Renin-angiotensin system inhibition in the treatment of hypertension
- Johannes FE Mann, MD
Johannes FE Mann, MD
- Professor of Medicine
- Friedrich Alexander University of Erlangen-Nürnberg
- International Scholar, Population Health Research Institute, McMaster University, Canada
- Karl F Hilgers, MD
Karl F Hilgers, MD
- Professor of Internal Medicine and Hypertension Research
- Friedrich-Alexander University, Erlangen-Nuremberg
- Vice Chair, Department of Nephrology and Hypertension
- Erlangen University Hospital
- Section Editors
- George L Bakris, MD
George L Bakris, MD
- Editor-in-Chief — Nephrology
- Section Editor — Hypertension
- Professor of Medicine
- The University of Chicago
- Norman M Kaplan, MD
Norman M Kaplan, MD
- Editor-in-Chief — Nephrology
- Section Editor — Hypertension
- Clinical Professor of Internal Medicine
- University of Texas Southwestern Medical Center
Inhibitors of the renin-angiotensin system (RAS), including angiotensin-converting enzyme (ACE) inhibitors, angiotensin II receptor blockers (ARBs), and direct renin inhibitors are commonly used in the treatment of hypertension. The role of the RAS in hypertension and the use of specific inhibitors of this system to treat hypertension will be reviewed here.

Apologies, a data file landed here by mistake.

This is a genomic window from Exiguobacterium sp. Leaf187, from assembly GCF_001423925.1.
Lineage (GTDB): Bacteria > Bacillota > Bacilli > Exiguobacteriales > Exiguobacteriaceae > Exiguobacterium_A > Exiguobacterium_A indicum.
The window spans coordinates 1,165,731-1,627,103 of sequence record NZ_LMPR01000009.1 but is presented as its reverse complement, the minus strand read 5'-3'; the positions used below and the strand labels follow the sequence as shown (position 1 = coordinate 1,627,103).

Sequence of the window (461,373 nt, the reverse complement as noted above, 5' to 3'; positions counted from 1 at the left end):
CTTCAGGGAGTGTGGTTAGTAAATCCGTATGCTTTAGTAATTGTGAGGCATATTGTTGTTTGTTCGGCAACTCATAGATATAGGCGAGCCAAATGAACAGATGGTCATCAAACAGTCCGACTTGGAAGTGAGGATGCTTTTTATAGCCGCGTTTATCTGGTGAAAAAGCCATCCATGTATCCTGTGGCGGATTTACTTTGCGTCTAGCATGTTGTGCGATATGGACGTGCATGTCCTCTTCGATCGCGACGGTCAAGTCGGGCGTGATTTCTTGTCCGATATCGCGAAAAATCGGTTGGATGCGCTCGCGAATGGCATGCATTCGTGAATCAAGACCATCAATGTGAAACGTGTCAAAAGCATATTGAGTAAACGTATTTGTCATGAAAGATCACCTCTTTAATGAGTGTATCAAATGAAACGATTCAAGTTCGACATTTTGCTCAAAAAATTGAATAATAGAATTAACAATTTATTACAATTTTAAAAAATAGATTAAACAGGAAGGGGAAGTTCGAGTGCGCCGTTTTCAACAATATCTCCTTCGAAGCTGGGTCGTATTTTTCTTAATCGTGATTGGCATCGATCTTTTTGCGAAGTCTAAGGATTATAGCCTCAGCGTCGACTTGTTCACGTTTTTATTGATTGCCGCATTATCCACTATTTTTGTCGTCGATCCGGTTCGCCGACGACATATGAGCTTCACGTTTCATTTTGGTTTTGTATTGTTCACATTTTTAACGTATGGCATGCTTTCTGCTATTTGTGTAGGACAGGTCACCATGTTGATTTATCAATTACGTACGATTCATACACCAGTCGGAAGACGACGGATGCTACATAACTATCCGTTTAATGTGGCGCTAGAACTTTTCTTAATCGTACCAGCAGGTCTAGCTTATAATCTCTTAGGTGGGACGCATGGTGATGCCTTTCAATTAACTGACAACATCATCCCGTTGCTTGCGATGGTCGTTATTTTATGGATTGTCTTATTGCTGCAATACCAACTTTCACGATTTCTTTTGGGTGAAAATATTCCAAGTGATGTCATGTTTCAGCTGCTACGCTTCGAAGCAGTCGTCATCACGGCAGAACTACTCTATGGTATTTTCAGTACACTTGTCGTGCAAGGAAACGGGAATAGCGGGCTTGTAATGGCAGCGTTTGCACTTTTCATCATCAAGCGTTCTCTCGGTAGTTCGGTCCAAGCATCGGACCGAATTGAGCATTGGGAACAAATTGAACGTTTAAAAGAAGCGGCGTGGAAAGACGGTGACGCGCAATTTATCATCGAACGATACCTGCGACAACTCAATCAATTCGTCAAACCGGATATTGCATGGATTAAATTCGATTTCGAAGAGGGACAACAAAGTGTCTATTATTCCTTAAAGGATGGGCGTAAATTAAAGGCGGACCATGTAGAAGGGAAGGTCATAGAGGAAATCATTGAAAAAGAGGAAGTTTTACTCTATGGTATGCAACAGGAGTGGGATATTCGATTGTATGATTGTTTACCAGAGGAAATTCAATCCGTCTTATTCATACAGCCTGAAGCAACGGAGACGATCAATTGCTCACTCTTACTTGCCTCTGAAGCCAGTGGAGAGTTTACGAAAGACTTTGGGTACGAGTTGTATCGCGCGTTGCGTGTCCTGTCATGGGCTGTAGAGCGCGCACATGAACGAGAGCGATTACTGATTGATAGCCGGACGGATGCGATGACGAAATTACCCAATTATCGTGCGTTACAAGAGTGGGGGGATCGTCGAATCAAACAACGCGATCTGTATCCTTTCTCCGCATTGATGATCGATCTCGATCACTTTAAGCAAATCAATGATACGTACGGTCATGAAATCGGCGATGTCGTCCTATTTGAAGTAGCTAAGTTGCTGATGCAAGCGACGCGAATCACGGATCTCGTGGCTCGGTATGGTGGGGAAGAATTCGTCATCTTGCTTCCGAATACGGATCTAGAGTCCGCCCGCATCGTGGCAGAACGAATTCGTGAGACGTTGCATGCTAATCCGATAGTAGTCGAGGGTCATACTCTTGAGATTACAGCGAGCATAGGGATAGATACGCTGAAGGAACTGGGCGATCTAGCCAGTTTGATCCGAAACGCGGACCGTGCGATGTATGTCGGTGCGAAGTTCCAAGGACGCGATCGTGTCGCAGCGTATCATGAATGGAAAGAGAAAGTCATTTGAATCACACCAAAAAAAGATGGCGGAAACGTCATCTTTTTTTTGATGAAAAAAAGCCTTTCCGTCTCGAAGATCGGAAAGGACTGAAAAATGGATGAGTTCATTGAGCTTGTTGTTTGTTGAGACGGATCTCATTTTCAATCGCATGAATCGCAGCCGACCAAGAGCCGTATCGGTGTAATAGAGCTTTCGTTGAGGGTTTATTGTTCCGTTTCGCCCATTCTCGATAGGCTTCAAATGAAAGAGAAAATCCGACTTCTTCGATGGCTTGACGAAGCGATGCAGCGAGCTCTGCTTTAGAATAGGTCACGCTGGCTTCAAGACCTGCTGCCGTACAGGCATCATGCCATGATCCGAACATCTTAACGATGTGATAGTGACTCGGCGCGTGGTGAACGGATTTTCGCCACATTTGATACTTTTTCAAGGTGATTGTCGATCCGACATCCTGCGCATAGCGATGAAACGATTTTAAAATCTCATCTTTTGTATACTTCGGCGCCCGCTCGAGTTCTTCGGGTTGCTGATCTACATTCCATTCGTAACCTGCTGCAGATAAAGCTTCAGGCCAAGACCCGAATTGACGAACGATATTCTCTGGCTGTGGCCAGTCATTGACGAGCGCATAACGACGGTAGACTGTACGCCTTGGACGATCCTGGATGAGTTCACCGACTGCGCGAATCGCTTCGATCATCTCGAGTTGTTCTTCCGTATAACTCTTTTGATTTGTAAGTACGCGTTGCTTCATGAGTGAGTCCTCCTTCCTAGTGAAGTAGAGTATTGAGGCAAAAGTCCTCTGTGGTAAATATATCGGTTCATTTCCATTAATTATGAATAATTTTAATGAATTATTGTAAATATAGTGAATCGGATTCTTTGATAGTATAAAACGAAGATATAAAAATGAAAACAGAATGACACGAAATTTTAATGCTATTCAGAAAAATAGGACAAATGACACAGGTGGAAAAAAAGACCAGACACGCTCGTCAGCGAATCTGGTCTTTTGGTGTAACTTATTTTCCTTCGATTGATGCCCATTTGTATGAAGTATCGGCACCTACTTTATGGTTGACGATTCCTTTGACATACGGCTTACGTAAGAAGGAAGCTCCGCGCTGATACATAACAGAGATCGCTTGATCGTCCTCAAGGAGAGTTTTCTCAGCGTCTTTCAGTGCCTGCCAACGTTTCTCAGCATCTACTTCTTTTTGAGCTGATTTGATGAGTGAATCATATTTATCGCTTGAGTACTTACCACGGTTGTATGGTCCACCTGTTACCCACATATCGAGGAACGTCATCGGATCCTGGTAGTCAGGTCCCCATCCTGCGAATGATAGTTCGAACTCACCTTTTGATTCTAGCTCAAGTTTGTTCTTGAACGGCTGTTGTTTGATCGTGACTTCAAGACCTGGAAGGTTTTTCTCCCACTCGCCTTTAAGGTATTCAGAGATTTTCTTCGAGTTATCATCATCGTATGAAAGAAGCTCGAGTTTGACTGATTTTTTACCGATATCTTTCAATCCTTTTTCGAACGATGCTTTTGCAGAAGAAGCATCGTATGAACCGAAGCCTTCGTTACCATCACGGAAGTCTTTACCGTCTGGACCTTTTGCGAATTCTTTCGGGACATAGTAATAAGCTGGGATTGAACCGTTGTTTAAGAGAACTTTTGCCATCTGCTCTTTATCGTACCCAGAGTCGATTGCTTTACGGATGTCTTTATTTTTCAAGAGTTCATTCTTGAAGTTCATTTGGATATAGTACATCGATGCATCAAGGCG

The use of RAS inhibitors in patients with kidney disease and diabetes are discussed separately. (See "Choice of drug therapy in primary (essential) hypertension" and "Antihypertensive therapy and progression of nondiabetic chronic kidney disease in adults" and "Treatment of hypertension in patients with diabetes mellitus" and "Treatment of diabetic nephropathy".)
The importance of local (ie, tissue) RAS activity in low-renin hypertension and the effects of angiotensin II on the heart are presented elsewhere. (See "Actions of angiotensin II on the heart".)
ANGIOTENSIN-CONVERTING ENZYME INHIBITORS
Since the introduction of captopril in 1977 , angiotensin-converting enzyme (ACE) inhibitors have become widely used for the treatment of hypertension and three of its major complications: acute myocardial infarction , congestive heart failure , and chronic kidney disease. Fifty to 60 percent of Caucasian patients have a good response to monotherapy with ACE inhibitors, a response rate similar to other first-line antihypertensive drugs . ACE inhibitors have the additional advantages of having a more favorable side effect profile than sympathetic blockers, beta blockers, and diuretics , and of producing more regression of left ventricular hypertrophy than beta blockers . (See "Clinical implications and treatment of left ventricular hypertrophy in hypertension", section on 'Choice of drugs'.)
Guidelines issued in 2009 by the European Society of Hypertension , and in 2011 by NICE (National Institute for Health and Clinical Excellence of Great Britain) , recommend the use of an ACE inhibitor or angiotensin II receptor blocker (ARB) in younger and non-black patients . However, this recommendation is based upon relatively small cross-over trials .To continue reading this article, you must log in with your personal, hospital, or group practice subscription. For more information on subscription options, click below on the option that best describes you:
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